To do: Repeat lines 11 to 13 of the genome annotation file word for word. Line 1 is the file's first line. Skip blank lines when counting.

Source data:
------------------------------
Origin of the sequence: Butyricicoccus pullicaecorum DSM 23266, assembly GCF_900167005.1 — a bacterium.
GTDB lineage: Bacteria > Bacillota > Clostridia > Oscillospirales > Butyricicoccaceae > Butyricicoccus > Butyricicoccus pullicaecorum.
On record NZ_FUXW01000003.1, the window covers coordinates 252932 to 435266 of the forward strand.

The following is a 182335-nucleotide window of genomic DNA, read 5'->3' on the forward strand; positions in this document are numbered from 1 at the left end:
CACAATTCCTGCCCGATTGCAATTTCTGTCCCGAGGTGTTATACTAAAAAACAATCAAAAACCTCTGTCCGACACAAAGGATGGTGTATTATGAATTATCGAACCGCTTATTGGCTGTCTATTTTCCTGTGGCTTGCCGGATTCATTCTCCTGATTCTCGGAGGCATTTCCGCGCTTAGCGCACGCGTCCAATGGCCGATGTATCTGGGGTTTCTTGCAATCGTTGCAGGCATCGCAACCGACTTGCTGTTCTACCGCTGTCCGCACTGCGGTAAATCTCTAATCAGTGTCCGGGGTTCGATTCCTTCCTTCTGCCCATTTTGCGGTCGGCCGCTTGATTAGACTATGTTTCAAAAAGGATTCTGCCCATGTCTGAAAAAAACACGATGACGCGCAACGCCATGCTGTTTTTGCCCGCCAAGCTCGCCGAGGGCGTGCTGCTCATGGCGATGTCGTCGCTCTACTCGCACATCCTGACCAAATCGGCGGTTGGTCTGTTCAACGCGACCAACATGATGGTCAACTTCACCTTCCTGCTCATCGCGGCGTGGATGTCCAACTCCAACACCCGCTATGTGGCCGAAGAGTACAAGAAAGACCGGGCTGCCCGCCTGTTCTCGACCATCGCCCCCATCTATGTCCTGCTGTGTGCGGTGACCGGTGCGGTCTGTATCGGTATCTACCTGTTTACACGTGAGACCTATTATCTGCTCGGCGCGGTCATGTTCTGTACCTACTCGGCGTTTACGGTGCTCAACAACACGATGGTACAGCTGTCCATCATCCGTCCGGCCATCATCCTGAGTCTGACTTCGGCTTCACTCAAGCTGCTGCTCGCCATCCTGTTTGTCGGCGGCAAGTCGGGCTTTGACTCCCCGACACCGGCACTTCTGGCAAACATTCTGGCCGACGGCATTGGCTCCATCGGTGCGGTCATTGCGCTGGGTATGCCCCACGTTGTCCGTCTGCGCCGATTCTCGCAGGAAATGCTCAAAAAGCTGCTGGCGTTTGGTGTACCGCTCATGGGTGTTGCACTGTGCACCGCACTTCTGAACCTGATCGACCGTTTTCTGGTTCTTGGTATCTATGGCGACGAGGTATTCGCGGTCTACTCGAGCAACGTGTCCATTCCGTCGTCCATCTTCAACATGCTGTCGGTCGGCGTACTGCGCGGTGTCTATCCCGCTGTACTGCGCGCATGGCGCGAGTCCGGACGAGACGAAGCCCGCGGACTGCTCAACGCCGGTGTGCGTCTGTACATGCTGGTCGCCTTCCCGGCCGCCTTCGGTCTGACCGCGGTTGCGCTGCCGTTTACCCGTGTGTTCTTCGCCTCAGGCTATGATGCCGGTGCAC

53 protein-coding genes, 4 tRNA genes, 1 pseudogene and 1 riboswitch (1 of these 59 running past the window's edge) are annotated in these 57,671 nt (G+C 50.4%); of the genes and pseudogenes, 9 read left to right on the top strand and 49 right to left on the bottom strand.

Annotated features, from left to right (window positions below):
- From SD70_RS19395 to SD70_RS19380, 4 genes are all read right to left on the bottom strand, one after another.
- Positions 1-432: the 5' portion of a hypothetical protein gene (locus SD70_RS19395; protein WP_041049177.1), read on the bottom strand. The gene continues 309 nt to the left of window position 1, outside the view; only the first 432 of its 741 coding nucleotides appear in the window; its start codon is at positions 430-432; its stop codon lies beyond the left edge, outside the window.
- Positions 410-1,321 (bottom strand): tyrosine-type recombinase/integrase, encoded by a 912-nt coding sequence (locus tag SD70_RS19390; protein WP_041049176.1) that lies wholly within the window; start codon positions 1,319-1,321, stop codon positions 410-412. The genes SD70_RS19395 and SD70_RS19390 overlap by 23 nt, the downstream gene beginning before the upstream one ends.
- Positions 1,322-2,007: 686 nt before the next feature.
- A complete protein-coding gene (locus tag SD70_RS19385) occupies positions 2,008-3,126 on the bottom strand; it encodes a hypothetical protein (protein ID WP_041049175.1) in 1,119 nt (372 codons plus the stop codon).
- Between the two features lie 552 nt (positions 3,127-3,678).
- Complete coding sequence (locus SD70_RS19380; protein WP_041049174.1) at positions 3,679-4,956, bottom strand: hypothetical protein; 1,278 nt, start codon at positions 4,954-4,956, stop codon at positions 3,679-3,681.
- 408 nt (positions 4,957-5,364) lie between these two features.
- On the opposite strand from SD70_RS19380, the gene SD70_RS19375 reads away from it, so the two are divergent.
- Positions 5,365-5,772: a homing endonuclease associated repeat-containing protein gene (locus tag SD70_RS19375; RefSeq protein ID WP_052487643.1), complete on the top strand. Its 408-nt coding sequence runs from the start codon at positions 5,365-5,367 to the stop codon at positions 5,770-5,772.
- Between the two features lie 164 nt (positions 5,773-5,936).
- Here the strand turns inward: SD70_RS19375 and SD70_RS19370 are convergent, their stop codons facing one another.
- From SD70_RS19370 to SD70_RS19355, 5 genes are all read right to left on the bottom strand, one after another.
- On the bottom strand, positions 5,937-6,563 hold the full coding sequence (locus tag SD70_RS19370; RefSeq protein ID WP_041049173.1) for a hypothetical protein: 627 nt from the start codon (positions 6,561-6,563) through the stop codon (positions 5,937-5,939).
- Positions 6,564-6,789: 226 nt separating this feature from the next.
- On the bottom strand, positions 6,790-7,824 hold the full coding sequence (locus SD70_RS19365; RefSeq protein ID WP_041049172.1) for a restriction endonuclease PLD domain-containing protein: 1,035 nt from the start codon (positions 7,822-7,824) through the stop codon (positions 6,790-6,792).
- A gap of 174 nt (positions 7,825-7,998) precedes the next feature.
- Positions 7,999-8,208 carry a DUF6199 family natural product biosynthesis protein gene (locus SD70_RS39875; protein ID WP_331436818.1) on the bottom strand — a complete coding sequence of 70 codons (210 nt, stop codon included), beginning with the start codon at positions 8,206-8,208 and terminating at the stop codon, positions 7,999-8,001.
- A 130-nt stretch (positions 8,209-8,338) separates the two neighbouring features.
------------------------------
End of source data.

- Positions 1,322-2,007: 686 nt before the next feature.
- A complete protein-coding gene (locus tag SD70_RS19385) occupies positions 2,008-3,126 on the bottom strand; it encodes a hypothetical protein (protein ID WP_041049175.1) in 1,119 nt (372 codons plus the stop codon).
- Between the two features lie 552 nt (positions 3,127-3,678).